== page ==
Why Study Literature?
Thursday in one of my Introduction to Literature courses, one of my students said, "Ma'am, I have a question. No disrespect, but...."
We all know the feeling that comes with any question or remark that begins that way. I thought, "Oh boy. Here it comes."
"...Why do we need to learn this? Is my commander going to send me a poem and ask me to explicate it?"
This question always flummoxes me--not because I have no answer, but because the answers are so obvious to me yet so myriad that I don't know where to begin to answer. I considered actually assigning him some research on the subject for his first journal, or perhaps incorporating this in my classes next semester as a beginning essay: why is the close study of literature so important and enduring? (Indeed, I may still do this.) Then it occurred to me that if there are so many answers and they are so obvious to me, perhaps I should list them myself and use them as a Why Study Literature? Reason Of The Day. While I love all the [fill in the blank] Of The Day ideas I've heard of and seen in action (word of the day, poem of the day, quote of the day), I can think of none that my classes need more than ongoing reasons to study literature.
Here's my initial list. You'll find some overlap here and there, but each outcome, I think, is unique. I'd like your thoughts on the list, additions to it, and expansions on ideas already listed, please.
1. To benefit from the insight of others. The body of world literature contains most available knowledge about humanity--our beliefs, our self-perception, our philosophies, our assumptions and our interactions with the world at large. Some of life's most important lessons are subtly expressed in our art. We learn these lessons only if we pause to think about what we read. Why would anyone bury important ideas? Because some ideas cannot be expressed adequately in simple language, and because the lessons we have to work for are the ones that stick with us.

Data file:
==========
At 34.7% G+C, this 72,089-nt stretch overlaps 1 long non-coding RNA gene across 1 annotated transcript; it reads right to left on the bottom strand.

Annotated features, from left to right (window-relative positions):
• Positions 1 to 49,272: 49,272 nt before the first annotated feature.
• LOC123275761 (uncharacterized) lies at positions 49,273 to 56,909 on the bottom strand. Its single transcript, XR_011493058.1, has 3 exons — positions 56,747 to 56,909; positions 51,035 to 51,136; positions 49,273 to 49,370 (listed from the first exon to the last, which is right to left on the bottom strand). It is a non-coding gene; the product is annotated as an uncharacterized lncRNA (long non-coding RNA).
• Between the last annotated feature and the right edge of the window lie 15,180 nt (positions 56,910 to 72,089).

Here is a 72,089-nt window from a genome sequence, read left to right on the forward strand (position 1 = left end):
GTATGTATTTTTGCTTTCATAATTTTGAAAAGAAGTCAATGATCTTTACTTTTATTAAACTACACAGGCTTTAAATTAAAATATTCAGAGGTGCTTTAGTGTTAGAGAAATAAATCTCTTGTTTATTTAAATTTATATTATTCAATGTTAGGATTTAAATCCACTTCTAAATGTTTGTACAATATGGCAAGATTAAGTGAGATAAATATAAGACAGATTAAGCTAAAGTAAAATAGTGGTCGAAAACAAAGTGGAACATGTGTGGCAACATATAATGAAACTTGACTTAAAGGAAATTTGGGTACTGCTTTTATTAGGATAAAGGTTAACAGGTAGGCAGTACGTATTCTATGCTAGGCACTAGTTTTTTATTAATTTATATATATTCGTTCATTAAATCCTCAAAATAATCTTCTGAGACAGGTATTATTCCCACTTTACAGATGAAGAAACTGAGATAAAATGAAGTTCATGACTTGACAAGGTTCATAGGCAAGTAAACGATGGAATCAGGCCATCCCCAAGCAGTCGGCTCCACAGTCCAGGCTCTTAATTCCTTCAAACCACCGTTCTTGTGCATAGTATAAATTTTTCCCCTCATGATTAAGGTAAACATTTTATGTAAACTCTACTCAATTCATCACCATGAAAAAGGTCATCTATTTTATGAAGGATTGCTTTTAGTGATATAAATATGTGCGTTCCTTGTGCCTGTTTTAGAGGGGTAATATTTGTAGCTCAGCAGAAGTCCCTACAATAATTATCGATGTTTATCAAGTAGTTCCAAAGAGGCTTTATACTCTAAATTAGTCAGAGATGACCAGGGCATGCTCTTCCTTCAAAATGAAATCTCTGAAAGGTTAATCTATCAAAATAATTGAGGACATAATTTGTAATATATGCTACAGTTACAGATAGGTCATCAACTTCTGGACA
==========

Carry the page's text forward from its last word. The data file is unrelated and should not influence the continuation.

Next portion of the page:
2. To open our minds to ambiguities of meaning. While people will "say what they mean and mean what they say" in an ideal world, language in our world is, in reality, maddeningly and delightfully ambiguous. If you go through life expecting people to play by your rules, you'll only be miserable, angry and disappointed. You won't change them. Ambiguity, double entendres and nuance give our language depth and endless possibility. Learn it. Appreciate it. Revel in it.
3. To explore other cultures and beliefs. History, anthropology and religious studies provide a method of learning about the cultures and beliefs of others from the outside looking in. Literature, on the other hand, allows you to experience the cultures and beliefs of others first-hand, from the inside looking out. The only other way to have such a personal understanding of others' beliefs are to adopt them yourself--which most of us aren't willing to do. If you understand where other people are coming from, you are better equipped to communicate meaningfully with them--and they with you.
4. To appreciate why individuals are the way they are. Each person we meet represents a unique concoction of knowledge, beliefs, and experiences. In our own culture we find an infinite variety of attitudes and personalities, hatreds and bigotries, and assumptions. With each exposure to those who differ from us, we expand our minds. We may still reject their beliefs and assumptions, but we're one step closer to understanding them.
5. To expand our grasp of the machinations of history. History and literature are inextricably entertwined. History is not just names and dates and politics and wars and power. History is about people who were products of their time with their own intricately-woven value systems. Study of literature enhances our appreciation of history's complexity, which in turn expands our appreciation of present political complexities and better equips us to predict and prepare for the...
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